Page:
Funny you should ask this - I've been doing some wind-tunnel tests the last few days to work out a very similar question for drag on the string of a very high balloon. It's not straightforward.

A rough order-of-magnitude answer would be that the aero drag will be similar in magnitude to the weight. Aero drag is roughly .5 * rho * v^2 * A * Cd where rho = 1.2 kg/m3 for air, A = frontal area = 0.4 m2 say for an adult, Cd is the drag coefficient = 0.5, say for a typical bluff body. The man weighs 76kg == 760N so speed v = sqrt(760/(.5 * 1.2 * .4 * .5)) = 80 m/s == 150mph - not far from Soul Surfer's answer based on skydivers, because after all this is how you calculate terminal velocity.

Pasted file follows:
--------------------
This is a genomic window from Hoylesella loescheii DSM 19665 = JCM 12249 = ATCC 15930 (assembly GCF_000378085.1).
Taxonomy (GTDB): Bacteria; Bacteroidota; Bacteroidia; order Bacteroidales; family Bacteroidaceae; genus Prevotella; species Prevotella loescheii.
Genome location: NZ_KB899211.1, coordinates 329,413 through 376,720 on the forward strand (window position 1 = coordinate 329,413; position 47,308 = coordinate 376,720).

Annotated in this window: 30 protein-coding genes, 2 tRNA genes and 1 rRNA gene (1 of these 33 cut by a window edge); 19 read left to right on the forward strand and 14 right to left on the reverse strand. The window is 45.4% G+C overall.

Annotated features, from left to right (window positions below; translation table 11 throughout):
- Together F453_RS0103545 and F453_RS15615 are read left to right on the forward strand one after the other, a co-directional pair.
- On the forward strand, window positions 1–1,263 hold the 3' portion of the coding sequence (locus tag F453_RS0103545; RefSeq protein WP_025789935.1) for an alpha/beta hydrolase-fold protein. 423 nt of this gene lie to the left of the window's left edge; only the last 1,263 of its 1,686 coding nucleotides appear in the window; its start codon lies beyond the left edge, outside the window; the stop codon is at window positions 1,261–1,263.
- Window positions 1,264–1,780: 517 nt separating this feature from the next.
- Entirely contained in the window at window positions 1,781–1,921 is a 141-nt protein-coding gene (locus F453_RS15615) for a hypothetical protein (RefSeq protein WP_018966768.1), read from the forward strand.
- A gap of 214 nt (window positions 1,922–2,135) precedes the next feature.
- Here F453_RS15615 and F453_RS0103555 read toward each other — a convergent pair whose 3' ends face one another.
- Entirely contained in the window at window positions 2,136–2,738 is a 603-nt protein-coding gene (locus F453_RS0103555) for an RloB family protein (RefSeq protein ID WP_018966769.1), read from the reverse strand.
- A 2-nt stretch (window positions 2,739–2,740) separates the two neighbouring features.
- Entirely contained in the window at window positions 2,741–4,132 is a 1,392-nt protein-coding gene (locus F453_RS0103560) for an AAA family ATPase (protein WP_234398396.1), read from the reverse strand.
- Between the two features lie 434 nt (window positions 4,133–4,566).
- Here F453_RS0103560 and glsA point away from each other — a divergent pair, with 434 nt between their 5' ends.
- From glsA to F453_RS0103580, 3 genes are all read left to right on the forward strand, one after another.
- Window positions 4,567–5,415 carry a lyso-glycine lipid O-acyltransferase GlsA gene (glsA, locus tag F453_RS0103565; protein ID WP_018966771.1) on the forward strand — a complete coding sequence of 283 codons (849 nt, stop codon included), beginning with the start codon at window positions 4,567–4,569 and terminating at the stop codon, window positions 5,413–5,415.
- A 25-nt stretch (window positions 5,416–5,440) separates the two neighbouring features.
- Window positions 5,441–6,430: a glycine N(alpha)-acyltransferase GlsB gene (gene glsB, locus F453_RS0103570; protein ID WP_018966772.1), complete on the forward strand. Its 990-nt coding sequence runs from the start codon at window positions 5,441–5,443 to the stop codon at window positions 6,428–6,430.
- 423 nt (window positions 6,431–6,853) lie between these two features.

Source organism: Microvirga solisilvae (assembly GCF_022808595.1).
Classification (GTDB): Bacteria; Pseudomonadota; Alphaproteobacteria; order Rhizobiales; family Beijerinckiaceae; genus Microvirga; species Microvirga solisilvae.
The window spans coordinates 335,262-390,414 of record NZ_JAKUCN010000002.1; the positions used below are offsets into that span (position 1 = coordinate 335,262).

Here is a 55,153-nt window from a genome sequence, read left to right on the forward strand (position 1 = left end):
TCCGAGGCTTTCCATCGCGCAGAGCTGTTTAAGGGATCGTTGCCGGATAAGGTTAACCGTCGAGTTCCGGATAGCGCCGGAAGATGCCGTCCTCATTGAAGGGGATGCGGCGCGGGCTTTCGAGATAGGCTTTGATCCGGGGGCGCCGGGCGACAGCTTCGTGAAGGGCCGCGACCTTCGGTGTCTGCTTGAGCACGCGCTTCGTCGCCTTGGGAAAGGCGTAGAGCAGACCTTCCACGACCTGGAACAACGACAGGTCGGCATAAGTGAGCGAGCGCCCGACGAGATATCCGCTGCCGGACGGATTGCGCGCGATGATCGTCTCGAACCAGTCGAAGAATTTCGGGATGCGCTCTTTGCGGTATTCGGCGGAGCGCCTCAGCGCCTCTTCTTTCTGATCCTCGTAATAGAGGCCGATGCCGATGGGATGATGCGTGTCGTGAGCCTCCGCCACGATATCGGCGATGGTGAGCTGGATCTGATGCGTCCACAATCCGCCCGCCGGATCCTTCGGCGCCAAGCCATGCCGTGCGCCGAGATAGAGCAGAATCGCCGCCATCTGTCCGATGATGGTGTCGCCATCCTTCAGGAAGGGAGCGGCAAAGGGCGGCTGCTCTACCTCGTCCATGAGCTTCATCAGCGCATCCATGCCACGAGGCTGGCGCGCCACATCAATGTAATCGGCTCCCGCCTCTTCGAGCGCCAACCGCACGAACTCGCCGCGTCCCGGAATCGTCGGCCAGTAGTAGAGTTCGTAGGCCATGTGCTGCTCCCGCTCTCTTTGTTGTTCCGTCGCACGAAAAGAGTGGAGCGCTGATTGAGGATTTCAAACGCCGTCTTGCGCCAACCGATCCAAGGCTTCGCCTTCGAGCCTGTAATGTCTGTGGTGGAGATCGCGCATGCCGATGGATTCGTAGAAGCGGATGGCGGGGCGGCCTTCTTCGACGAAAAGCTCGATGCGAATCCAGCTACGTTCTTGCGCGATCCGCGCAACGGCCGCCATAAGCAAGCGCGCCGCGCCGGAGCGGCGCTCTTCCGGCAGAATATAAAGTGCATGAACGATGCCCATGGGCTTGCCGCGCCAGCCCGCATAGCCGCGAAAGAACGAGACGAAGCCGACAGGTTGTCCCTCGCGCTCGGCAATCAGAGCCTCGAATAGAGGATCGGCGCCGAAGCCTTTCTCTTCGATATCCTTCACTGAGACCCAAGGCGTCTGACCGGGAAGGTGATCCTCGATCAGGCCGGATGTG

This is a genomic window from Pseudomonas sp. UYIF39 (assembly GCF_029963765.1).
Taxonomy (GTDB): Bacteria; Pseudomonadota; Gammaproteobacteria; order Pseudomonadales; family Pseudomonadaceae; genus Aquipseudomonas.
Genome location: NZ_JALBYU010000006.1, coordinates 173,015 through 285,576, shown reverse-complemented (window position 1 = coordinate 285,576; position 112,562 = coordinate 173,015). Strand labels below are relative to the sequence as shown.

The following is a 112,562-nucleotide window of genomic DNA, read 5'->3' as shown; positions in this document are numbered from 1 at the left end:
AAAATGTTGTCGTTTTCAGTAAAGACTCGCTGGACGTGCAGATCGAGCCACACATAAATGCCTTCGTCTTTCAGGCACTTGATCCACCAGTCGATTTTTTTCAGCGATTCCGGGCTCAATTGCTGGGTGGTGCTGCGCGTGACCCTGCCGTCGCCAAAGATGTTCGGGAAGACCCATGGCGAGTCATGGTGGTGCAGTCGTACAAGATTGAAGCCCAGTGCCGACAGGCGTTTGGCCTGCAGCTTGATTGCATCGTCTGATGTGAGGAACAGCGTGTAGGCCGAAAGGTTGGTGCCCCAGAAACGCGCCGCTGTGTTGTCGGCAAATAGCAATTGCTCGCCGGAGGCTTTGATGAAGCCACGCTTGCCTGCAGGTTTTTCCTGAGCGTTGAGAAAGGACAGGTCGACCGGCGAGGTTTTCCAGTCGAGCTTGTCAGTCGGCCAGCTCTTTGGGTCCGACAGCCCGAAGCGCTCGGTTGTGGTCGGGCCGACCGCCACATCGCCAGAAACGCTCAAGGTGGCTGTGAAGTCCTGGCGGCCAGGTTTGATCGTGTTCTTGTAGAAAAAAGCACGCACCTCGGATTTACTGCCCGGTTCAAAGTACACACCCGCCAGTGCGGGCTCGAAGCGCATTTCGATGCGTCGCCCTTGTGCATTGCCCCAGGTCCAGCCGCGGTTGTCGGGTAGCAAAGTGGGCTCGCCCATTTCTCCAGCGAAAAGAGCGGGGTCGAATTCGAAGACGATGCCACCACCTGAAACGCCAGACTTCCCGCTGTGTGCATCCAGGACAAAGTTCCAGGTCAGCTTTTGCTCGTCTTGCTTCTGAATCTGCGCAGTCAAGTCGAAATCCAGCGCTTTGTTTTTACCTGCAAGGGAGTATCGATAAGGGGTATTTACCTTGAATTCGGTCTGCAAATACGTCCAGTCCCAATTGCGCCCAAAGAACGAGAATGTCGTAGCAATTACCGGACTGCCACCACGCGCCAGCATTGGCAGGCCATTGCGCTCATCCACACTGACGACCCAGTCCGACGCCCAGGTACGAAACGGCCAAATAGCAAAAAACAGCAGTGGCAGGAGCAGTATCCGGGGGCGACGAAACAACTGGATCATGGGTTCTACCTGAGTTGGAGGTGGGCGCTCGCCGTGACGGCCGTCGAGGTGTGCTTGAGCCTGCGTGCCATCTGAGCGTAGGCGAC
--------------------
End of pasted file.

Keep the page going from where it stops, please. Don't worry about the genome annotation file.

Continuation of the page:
But as Soul Surfer says, it's tricky to estimate what will really happen in the turbulent wake behind a car. Some may suggest that the lift coefficient should be used, but at what angle does drag become lift? And what is the lift coefficient for a human-body-shaped object?

Any use?

Hugh